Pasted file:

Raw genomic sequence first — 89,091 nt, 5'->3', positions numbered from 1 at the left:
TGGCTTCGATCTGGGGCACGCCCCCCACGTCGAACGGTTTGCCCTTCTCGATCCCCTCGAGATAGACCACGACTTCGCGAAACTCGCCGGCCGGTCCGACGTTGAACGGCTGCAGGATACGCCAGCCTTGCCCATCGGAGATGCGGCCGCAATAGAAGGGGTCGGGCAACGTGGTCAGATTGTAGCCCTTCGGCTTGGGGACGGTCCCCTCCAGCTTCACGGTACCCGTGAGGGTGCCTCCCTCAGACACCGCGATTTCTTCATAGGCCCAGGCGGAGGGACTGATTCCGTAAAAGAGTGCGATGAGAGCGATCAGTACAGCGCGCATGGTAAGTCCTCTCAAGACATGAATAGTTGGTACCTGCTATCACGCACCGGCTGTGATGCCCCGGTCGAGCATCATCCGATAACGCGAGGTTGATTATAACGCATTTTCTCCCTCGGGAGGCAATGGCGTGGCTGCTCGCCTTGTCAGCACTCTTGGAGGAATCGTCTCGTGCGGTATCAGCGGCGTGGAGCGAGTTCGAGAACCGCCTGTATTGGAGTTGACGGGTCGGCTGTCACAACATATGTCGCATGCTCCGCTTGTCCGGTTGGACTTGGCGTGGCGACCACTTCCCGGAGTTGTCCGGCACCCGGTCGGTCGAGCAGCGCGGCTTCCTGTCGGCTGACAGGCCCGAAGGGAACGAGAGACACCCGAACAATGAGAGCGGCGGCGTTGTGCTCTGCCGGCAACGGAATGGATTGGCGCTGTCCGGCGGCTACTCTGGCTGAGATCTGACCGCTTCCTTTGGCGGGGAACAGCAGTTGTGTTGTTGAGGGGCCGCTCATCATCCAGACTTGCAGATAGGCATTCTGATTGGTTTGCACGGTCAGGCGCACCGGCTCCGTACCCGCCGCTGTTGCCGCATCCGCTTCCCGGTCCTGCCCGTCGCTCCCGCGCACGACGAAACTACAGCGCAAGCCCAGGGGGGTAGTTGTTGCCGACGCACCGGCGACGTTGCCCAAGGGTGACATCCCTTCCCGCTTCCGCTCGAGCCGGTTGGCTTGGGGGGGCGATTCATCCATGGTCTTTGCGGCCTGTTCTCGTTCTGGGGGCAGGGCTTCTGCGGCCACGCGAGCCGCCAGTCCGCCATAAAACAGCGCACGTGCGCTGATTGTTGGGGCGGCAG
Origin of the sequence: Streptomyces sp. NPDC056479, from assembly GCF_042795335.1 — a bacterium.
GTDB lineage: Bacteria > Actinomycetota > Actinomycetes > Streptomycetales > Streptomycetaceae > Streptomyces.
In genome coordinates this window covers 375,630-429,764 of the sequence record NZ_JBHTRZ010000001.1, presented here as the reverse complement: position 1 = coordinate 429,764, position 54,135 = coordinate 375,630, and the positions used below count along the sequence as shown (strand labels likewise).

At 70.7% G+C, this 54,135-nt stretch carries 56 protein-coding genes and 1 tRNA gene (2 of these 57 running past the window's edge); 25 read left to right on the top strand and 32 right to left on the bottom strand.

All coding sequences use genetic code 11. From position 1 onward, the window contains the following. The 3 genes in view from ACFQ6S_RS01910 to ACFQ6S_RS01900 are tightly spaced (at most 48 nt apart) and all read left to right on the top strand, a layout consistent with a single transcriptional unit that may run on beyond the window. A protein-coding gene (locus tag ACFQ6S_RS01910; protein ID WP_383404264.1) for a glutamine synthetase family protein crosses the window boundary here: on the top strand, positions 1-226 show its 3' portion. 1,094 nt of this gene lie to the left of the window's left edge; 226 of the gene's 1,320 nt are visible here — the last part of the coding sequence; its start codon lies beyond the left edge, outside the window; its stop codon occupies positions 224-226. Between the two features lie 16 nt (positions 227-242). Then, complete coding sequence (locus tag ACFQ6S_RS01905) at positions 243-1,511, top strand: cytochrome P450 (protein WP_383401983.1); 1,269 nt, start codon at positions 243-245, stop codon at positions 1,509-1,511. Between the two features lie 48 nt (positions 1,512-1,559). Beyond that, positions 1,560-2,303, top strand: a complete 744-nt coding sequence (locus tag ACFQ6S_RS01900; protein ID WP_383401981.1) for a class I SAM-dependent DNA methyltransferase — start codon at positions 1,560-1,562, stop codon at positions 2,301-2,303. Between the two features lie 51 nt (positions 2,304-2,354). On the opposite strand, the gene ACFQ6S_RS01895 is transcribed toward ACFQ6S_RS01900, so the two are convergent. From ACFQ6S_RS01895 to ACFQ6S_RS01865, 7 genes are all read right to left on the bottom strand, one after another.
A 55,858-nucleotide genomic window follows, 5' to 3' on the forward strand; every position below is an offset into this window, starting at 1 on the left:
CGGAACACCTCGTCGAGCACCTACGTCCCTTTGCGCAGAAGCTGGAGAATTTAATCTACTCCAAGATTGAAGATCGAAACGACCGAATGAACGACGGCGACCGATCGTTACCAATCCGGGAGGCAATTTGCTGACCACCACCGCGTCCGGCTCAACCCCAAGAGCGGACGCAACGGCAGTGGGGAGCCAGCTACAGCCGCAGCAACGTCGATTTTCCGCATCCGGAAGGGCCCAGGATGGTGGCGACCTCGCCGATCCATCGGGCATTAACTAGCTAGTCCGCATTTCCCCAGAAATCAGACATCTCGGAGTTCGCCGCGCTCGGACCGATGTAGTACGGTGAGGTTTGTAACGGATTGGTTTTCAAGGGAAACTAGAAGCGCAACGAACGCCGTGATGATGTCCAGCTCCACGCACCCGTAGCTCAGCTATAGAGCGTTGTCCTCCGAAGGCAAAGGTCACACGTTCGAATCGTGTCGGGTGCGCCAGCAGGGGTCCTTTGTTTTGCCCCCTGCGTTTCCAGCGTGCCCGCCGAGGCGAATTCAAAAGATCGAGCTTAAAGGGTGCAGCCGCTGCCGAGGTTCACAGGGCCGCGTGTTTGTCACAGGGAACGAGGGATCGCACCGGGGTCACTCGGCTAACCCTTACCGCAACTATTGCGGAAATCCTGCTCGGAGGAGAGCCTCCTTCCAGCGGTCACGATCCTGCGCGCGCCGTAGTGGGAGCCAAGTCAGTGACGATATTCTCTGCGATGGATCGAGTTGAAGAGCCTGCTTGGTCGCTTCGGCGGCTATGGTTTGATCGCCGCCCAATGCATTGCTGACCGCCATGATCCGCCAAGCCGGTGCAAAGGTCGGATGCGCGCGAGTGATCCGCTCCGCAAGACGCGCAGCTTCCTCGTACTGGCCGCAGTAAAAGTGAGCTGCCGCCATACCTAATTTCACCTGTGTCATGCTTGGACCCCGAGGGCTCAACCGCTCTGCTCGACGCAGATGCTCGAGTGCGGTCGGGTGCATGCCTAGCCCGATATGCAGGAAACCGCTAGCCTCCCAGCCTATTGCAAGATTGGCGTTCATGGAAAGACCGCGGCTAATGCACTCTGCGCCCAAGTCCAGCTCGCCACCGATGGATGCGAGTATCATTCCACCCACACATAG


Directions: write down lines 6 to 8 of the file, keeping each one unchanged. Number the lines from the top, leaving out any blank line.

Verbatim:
At 70.7% G+C, this 54,135-nt stretch carries 56 protein-coding genes and 1 tRNA gene (2 of these 57 running past the window's edge); 25 read left to right on the top strand and 32 right to left on the bottom strand.

All coding sequences use genetic code 11. From position 1 onward, the window contains the following. The 3 genes in view from ACFQ6S_RS01910 to ACFQ6S_RS01900 are tightly spaced (at most 48 nt apart) and all read left to right on the top strand, a layout consistent with a single transcriptional unit that may run on beyond the window. A protein-coding gene (locus tag ACFQ6S_RS01910; protein ID WP_383404264.1) for a glutamine synthetase family protein crosses the window boundary here: on the top strand, positions 1-226 show its 3' portion. 1,094 nt of this gene lie to the left of the window's left edge; 226 of the gene's 1,320 nt are visible here — the last part of the coding sequence; its start codon lies beyond the left edge, outside the window; its stop codon occupies positions 224-226. Between the two features lie 16 nt (positions 227-242). Then, complete coding sequence (locus tag ACFQ6S_RS01905) at positions 243-1,511, top strand: cytochrome P450 (protein WP_383401983.1); 1,269 nt, start codon at positions 243-245, stop codon at positions 1,509-1,511. Between the two features lie 48 nt (positions 1,512-1,559). Beyond that, positions 1,560-2,303, top strand: a complete 744-nt coding sequence (locus tag ACFQ6S_RS01900; protein ID WP_383401981.1) for a class I SAM-dependent DNA methyltransferase — start codon at positions 1,560-1,562, stop codon at positions 2,301-2,303. Between the two features lie 51 nt (positions 2,304-2,354). On the opposite strand, the gene ACFQ6S_RS01895 is transcribed toward ACFQ6S_RS01900, so the two are convergent. From ACFQ6S_RS01895 to ACFQ6S_RS01865, 7 genes are all read right to left on the bottom strand, one after another.
A 55,858-nucleotide genomic window follows, 5' to 3' on the forward strand; every position below is an offset into this window, starting at 1 on the left: